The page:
Estranged students in higher education: navigating social and economic capitals

Research output: Contribution to journalArticle

Abstract

Family is widely regarded as a cornerstone of student support. When family support exist as an essential form of social capital making, rupture of family ties places students in a disadvantageous position. This paper focuses on estranged students’ accounts of their experiences of higher education, highlighting how capital dynamics shape their academic trajectories. Based on interviews with 21 estranged students, our research uncovers different dimensions of estranged students’ struggles and successes as they move through academia. This paper explores the social imagination that surrounds the university student, or ‘student experience’, as resting upon family support. We propose that widening participation policies and practices need to be more attuned to the realities that mark estranged students’ experiences, as they are not only impacted by the scarcity of either economic or social capital, but also by the instability of interrelated capitals that contribute to precarious and volatile experiences
LanguageEnglish
JournalCambridge Journal of Education
Publication statusAccepted/In press - 16 Jul 2019

Fingerprint

economics
education
student
social capital
experience
participation
university
interview

Keywords

  • estrangement
  • Bourdieu
  • capitals
  • higher education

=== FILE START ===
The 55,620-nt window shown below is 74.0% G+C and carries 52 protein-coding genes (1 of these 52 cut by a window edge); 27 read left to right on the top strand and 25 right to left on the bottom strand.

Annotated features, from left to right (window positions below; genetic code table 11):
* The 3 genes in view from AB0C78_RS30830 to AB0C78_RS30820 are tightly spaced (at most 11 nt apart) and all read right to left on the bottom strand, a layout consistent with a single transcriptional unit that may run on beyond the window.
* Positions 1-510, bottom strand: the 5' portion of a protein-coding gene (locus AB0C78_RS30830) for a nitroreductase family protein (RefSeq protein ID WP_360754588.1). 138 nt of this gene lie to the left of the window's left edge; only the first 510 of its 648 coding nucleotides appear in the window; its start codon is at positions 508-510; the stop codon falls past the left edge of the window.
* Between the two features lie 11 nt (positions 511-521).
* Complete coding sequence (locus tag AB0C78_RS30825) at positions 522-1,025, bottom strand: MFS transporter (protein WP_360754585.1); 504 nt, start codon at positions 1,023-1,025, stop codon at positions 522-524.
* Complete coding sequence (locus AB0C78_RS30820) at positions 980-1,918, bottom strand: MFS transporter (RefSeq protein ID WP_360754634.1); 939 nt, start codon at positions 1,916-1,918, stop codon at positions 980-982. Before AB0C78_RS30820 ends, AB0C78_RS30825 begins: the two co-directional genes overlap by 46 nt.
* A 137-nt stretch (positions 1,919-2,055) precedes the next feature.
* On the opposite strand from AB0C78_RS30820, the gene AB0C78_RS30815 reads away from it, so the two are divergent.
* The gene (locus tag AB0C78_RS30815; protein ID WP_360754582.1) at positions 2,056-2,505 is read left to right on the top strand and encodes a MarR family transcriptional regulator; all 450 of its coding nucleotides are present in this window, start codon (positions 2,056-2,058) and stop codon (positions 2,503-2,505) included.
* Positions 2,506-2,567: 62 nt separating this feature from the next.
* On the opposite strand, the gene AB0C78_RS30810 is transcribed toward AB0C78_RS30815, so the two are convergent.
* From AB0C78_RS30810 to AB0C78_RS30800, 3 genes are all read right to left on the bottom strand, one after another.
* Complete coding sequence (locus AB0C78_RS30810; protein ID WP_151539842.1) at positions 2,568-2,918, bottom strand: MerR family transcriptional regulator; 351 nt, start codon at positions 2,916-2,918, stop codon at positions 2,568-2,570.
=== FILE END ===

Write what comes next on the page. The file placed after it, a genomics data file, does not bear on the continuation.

• family

Cite this

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title = "Estranged students in higher education: navigating social and economic capitals",
abstract = "Family is widely regarded as a cornerstone of student support. When family support exist as an essential form of social capital making, rupture of family ties places students in a disadvantageous position. This paper focuses on estranged students’ accounts of their experiences of higher education, highlighting how capital dynamics shape their academic trajectories. Based on interviews with 21 estranged students, our research uncovers different dimensions of estranged students’ struggles and successes as they move through academia. This paper explores the social imagination that surrounds the university student, or ‘student experience’, as resting upon family support. We propose that widening participation policies and practices need to be more attuned to the realities that mark estranged students’ experiences, as they are not only impacted by the scarcity of either economic or social capital, but also by the instability of interrelated capitals that contribute to precarious and volatile experiences",
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